Pride Month — Historical fiction?

Just the other day, one of our loyal readers caught me in a parking lot and commented on the Pride Month series of stories appearing daily this month in He said he enjoyed reading the stories, but he had some questions he just had to ask.

The reader told me how much he liked the book used as the basis for the movie “Field of Dreams” — how the characters in the book are former professional baseball players from the Chicago White Sox who allegedly rigged the 1919 World Series, including Shoeless Joe Jackson. The reader said he thought the characters in my Pride Month stories were like that — stories I made up about real people. They were, in his opinion, historical fiction. Besides, he also wondered out loud — how many gay people could I possibly know?

I assured him the stories are real and truthful to best of my recollection. I did not make them up. They are not fiction. Of course, I’m reminded of a conversation had by students and our professor in a graduate seminar I took. The professor said we should always consider autobiography to be fiction because the author always will embellish the high points in his life and play down or completely ignore the bad things. I don’t dispute the obvious truth of that observation. But these stories are not about me. I am the observer and the storyteller, sure, but they’re not stories about me — they’re stories about the gay people I’ve known.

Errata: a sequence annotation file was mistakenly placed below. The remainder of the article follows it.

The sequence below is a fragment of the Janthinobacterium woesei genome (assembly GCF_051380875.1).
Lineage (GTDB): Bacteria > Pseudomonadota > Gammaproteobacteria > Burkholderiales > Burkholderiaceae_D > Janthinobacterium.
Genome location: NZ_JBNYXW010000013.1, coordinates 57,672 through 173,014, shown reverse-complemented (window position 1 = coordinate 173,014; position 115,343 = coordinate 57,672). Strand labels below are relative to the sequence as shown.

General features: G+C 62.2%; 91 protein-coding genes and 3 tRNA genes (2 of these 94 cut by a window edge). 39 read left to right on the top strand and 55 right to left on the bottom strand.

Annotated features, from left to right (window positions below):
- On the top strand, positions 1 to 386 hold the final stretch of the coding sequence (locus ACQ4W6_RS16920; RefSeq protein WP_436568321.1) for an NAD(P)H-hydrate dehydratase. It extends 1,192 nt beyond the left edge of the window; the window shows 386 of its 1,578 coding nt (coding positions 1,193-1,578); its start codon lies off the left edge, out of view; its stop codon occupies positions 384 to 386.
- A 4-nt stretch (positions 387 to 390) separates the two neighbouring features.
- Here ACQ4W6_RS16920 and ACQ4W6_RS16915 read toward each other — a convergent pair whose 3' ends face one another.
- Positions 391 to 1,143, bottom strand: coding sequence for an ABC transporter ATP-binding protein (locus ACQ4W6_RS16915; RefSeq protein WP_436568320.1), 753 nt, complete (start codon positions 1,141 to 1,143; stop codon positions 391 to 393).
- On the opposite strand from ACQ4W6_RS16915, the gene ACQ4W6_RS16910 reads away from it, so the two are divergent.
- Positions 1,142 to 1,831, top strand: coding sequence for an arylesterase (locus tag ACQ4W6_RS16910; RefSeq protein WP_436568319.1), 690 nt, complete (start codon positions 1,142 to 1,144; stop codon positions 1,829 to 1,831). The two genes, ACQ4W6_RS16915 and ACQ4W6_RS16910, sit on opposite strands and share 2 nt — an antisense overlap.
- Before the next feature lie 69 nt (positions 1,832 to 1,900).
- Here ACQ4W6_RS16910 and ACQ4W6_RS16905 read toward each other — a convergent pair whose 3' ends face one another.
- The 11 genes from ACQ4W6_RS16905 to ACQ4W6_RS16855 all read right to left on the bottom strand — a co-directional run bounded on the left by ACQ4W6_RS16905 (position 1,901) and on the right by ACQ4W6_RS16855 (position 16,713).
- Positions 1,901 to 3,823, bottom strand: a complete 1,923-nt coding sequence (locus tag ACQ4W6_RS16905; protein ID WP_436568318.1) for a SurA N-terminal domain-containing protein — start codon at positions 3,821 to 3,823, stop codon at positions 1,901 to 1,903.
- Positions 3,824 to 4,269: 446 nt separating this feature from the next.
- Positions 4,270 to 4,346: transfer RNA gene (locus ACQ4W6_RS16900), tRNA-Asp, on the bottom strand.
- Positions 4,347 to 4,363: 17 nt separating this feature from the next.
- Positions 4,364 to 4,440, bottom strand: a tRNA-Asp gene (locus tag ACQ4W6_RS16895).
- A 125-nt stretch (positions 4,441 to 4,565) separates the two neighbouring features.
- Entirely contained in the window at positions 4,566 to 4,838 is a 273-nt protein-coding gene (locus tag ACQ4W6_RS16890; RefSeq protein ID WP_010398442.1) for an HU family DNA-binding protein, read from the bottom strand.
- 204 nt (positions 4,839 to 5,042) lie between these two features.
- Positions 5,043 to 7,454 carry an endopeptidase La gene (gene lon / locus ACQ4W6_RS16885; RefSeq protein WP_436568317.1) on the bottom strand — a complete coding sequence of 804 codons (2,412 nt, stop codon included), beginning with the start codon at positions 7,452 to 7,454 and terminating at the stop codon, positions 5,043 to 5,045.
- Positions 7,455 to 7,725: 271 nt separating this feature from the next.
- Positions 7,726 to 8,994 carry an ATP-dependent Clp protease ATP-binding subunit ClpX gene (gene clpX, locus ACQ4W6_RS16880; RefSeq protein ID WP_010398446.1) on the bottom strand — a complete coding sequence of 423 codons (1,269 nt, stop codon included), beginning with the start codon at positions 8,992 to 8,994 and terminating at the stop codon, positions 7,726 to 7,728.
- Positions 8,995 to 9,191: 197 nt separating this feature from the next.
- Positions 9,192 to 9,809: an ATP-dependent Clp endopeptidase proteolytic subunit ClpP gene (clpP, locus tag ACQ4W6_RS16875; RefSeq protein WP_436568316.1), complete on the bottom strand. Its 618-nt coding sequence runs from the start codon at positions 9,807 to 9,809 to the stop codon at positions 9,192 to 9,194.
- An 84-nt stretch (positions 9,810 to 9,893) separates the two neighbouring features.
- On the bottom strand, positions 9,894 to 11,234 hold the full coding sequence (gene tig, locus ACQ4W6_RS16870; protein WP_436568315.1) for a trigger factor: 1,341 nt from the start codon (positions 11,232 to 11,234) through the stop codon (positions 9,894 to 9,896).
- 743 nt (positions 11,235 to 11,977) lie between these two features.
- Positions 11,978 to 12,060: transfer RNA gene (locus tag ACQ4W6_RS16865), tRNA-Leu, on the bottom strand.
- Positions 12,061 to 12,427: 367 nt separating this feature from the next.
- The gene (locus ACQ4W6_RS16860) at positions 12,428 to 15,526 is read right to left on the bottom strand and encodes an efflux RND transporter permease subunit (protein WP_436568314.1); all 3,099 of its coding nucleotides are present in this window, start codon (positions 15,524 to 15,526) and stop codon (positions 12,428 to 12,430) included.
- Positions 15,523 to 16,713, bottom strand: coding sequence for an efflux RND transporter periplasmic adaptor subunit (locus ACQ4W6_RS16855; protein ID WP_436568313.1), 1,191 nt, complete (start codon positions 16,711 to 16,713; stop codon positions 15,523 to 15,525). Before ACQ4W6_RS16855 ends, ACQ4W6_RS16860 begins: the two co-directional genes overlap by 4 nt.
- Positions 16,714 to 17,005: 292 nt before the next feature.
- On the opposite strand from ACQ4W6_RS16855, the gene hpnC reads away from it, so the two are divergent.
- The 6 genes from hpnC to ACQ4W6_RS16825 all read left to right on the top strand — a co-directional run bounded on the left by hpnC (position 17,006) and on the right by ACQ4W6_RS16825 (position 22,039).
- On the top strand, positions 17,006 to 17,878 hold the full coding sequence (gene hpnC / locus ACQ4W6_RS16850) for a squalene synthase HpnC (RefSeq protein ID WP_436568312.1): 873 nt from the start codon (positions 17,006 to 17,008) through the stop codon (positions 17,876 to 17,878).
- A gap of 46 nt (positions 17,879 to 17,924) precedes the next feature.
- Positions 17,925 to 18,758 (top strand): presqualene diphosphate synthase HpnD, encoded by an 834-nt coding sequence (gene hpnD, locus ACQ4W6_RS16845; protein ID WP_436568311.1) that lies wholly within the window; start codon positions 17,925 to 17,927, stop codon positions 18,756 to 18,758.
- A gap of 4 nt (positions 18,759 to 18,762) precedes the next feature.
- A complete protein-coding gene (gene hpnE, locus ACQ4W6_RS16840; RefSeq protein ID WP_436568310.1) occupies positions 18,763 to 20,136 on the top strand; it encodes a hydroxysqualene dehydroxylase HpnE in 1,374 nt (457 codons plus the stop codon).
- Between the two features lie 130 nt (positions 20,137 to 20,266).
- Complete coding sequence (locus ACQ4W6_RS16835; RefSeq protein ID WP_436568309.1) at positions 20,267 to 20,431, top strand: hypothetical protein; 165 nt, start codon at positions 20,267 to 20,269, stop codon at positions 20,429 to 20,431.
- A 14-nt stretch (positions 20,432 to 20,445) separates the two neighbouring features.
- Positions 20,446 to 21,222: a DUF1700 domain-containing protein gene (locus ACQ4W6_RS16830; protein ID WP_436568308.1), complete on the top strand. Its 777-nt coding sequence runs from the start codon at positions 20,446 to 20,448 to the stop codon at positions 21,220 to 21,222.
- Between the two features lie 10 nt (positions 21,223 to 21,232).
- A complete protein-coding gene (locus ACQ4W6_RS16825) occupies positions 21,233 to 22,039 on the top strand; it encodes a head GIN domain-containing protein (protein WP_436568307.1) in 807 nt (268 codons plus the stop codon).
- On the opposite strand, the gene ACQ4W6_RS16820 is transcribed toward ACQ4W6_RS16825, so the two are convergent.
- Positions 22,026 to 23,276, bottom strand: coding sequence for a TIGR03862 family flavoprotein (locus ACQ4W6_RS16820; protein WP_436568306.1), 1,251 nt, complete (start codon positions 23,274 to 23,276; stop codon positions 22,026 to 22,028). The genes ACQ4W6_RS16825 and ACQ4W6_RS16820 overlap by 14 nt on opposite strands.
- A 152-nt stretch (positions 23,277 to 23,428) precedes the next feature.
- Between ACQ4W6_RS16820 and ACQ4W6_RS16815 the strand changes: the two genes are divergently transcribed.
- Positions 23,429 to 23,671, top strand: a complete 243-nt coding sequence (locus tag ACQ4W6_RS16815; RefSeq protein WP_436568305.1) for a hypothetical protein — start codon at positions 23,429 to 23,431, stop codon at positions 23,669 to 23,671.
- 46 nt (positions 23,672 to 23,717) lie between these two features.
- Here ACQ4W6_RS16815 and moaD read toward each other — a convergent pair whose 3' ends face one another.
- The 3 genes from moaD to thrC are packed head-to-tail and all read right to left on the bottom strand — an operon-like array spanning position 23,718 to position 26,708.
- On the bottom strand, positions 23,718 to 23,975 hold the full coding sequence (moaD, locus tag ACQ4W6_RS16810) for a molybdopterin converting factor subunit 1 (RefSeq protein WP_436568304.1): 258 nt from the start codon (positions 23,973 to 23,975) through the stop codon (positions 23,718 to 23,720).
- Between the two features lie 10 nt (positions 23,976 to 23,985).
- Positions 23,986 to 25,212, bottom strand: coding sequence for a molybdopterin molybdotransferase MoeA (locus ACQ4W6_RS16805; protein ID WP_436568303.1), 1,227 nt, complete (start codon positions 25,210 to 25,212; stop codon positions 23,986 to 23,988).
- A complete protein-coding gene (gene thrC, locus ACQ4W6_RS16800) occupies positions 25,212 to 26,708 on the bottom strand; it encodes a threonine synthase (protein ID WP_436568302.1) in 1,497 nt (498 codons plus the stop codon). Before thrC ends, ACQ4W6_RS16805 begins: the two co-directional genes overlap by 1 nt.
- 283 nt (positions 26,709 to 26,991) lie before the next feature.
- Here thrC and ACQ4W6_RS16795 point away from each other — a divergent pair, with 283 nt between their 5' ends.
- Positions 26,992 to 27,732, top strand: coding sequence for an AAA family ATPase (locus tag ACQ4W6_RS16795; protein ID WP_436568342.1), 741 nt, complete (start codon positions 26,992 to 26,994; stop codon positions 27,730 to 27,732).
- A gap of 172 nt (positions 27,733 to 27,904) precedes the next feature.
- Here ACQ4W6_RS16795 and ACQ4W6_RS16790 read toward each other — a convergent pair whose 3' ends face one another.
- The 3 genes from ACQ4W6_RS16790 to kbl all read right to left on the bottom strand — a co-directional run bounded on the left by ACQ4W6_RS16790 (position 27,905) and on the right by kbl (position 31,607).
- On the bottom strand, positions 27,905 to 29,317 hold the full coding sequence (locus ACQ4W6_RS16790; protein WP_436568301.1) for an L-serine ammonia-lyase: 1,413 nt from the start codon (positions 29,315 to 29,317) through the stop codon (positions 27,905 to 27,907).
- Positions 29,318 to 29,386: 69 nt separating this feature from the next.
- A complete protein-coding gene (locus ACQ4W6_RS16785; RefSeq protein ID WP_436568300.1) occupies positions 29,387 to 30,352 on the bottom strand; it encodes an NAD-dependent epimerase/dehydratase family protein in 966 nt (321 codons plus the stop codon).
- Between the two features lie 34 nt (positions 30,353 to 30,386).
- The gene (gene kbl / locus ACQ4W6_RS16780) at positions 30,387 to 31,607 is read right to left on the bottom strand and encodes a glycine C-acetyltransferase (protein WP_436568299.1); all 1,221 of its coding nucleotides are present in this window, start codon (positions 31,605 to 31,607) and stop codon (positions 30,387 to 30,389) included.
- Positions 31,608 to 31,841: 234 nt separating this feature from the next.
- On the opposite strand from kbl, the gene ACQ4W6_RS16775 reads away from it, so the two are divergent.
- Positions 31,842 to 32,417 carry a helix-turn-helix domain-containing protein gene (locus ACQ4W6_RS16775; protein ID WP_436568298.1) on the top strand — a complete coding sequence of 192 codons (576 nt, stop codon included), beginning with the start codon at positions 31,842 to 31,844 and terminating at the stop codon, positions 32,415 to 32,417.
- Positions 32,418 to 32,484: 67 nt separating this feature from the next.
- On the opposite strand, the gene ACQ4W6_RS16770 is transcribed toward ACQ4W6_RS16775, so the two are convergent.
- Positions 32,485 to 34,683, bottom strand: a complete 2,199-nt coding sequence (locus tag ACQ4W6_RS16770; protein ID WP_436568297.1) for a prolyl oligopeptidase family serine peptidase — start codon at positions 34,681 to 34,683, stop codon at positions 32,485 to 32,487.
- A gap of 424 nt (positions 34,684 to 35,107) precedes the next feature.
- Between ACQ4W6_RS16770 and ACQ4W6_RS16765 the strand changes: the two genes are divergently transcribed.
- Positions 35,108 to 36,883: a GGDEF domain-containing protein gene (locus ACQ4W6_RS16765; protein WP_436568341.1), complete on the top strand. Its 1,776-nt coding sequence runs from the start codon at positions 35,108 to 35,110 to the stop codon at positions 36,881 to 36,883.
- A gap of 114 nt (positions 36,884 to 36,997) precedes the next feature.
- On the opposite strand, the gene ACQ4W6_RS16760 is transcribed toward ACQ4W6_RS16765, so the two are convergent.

How many gay people could I possibly know? I don’t really have a good answer to that question. I grew up in the Tower District in Fresno and that truly is the gay part of the city. If you spend just a few minutes there, you will encounter gay folks of every persuasion. Lesbians, gay men, bisexuals, maybe even some drag queens and transgender folks like the character in the famous Kinks’ song, “Lola.” If you don’t believe me, I challenge you to go spend an evening in any Tower District bar. You will encounter ‘The Gay,” I promise.

Since something like at least 11 percent of the nation self-identifies membership in the LGBTQ+ community, I suspect our reader knows many gay people, too. I suspect because even today in 2024 there is such a negative social stigma associated with being part of that community, many do not let their gay flags fly freely.

Last year right here in Susanville, some members of the community tried to remove books with LGBTQ+ perspectives from the library. Lassen Family Services fell victim to hate-crime vandalism for flying a small rainbow flag at the top of its building. Participants in a march to city hall supporting a Pride Proclamation from the mayor were yelled at and demeaned by passersby on Main Street.

Despite all the anti-war sentiment that arose during my youth, all someone who didn’t want to go to Vietnam had to say was they were gay, and the Army wouldn’t take them. It was that simple. I don’t know anyone who did that because they feared carrying that gay marker around with them for the rest of their lives. If you’re a member of the LGBTQ+ community that’s a reality that never goes away.

Let me put it this way. I struggled when I got into recording music digitally because I love that old analog sound so much. I was talking with a friend who’s a professional recording engineer, and he told me, I needed to get over “my analog preferences.” Besides, he said, digital recording may be different, but it’s really just the same.

If I had an intention in writing this Pride Month series, I guess that’s it. The LGBTQ+ community may be different from the rest of us in their sexual preferences, but in the final analysis, they’re really the same as the rest of us, sharing and enduring all the all day-to-day battles with which we all struggle.

As far as I’m concerned, we’re all human beings sharing this beautiful bit of creation, trying to make our way as best we can. There’s nobody here but us bumbling bozos. And some of those bozos happen to be gay.